A new normal has some people rethinking their future homelife plans.
Apparently, it’s going to take more than a global pandemic to put the brakes on Canada’s rollicking real estate market. In fact, many changes brought on by the pandemic are influencing buyer behaviour and transforming some long-standing trends.
While a home-buying plan still largely depends on the key factors of cost and location, today’s historically low interest rates and the vast number of jobs that are now done from home are encouraging some Canadians to rethink what kind of future home could suit their ideal lifestyle. In other words, more real estate decisions are being based on where people want to live, not where they feel they must.
Big city vs. small town
Given lower interest rates, the increased amount of time people are spending at home and the fact that many of the amenities that make big cities so attractive have been scaled down because of the virus, home buying in smaller communities is surging.
A 2020 real estate survey found that 32 per cent of Canadians no longer wanted to live in urban centres, and instead are hoping to move to rural or suburban communities. Another study showed more Canadians than ever are moving away from large cities. In the past year, 50,375 people moved away from Toronto and nearly 25,000 residents left Montreal, record-setting losses for both cities.
Many hopeful house hunters are now broadening their criteria for an affordable home to include more room for the family and perhaps a home office, and preferably nearer to green space and outdoor recreation areas. Above all, a home that can accommodate a better balance of work, rest and play is a priority that’s clearly gaining traction in real estate decisions.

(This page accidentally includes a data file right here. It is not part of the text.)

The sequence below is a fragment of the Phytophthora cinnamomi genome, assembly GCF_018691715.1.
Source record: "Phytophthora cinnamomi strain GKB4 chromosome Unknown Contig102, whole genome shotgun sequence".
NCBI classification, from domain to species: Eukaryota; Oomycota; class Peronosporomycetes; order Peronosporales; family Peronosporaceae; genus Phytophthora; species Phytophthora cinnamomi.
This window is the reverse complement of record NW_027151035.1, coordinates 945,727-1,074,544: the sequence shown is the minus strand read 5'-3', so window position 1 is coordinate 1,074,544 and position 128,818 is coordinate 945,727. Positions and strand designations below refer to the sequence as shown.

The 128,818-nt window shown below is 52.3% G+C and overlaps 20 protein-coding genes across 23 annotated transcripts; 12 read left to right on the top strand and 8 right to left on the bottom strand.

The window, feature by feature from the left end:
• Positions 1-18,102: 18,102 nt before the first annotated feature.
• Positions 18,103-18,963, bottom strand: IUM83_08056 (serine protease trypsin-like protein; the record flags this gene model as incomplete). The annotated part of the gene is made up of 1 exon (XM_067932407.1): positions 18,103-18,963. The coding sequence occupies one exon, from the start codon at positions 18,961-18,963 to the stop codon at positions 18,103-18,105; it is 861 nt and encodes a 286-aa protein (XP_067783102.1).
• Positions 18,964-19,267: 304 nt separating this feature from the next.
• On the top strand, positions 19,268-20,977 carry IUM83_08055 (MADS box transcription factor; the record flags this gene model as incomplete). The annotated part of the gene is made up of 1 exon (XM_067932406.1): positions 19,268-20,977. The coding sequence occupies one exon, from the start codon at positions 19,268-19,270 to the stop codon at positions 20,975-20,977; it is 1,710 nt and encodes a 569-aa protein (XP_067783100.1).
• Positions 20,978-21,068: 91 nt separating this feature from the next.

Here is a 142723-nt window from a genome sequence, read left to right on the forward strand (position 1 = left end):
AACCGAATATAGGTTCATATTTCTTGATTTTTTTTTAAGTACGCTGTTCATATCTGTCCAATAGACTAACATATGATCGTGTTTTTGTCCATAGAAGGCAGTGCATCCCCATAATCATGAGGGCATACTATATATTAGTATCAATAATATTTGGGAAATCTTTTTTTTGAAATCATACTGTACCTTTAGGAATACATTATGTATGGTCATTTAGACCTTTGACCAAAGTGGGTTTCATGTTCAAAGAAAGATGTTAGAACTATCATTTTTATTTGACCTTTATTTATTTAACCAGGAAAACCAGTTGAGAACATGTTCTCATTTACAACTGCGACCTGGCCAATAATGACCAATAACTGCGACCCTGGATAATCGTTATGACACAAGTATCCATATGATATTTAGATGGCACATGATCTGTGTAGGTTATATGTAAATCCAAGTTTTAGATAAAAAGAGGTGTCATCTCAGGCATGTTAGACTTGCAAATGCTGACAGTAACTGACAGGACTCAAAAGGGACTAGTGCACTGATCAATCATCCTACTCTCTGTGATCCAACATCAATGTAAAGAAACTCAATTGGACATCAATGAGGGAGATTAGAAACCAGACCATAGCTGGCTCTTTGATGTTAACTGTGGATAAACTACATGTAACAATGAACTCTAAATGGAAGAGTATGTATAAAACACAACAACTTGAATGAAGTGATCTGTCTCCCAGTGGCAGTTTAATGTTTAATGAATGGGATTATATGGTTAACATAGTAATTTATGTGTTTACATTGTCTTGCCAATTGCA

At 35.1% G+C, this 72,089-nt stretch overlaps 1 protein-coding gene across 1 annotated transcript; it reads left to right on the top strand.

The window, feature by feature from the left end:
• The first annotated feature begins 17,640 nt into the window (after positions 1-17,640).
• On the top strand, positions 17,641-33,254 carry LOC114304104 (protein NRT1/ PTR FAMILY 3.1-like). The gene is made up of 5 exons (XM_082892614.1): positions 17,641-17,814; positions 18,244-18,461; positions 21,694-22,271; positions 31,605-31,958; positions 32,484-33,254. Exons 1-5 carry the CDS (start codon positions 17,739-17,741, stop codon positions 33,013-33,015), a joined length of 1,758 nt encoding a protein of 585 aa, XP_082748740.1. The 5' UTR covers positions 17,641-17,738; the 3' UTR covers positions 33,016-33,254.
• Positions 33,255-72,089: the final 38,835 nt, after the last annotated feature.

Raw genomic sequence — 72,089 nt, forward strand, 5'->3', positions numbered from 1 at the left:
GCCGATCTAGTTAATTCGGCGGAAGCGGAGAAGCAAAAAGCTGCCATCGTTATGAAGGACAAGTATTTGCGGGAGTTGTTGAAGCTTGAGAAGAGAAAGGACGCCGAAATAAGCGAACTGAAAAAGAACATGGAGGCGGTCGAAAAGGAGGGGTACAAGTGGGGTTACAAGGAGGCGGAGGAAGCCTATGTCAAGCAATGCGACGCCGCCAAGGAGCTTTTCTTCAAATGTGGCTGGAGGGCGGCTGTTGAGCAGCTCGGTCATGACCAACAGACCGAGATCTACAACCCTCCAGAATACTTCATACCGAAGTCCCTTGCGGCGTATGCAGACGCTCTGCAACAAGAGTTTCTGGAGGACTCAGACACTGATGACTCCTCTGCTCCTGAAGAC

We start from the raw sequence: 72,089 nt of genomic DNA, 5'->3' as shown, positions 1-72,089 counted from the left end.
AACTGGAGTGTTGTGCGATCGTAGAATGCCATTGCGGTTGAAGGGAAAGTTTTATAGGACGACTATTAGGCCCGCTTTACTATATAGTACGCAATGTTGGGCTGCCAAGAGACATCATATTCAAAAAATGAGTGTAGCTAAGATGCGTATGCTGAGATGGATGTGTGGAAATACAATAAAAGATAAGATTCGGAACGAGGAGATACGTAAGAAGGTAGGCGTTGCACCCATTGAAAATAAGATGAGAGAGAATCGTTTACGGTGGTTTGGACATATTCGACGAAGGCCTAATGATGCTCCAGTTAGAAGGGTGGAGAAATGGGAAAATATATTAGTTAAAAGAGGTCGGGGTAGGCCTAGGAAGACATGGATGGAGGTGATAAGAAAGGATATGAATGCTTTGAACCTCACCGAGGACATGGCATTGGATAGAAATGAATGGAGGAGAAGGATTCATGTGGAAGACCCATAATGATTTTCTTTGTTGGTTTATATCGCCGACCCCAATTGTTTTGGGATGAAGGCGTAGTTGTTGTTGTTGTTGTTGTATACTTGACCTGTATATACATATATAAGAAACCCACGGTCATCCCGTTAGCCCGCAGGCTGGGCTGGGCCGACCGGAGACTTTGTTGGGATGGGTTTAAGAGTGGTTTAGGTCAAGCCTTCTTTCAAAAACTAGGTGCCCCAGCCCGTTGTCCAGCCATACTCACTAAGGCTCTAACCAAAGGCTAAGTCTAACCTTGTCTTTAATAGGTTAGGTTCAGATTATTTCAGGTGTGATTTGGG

Renters rushing to buy
The pandemic has influenced the type of housing preferred by today’s active buyer. Single-family homes, which may have seemed out of reach for some renters, suddenly seemed more attainable when interest rates fell in 2020.
A survey of non-homeowners found that the number who expect to buy a home in the next year had doubled from seven per cent to 14 per cent over the preceding nine months.
Supply and demand
The Canadian Real Estate Association (CREA) reported that in the last half of 2020, homes sales activity surpassed previous levels in nearly every Canadian market. Last year, a record 551,392 homes were bought and sold over the Canadian Multiple Listing Service’s (MLS®) Systems, an increase of 12.6 per cent from 2019.
The brisk sales activity has amplified an ongoing challenge: a dwindling supply of available homes in sought-after areas. And with the rising demand (and prices), affordability is another major obstacle for many, especially first-time buyers. In the current environment, competition among buyers may continue to be fierce.
Some industry analysts predict that in 2021, the national benchmark home price could rise more than eight per cent above the 2020 year-end average of $607,280 – and home resales could reach 6.5 per cent above 2020 levels, the strongest ever seen in Canada.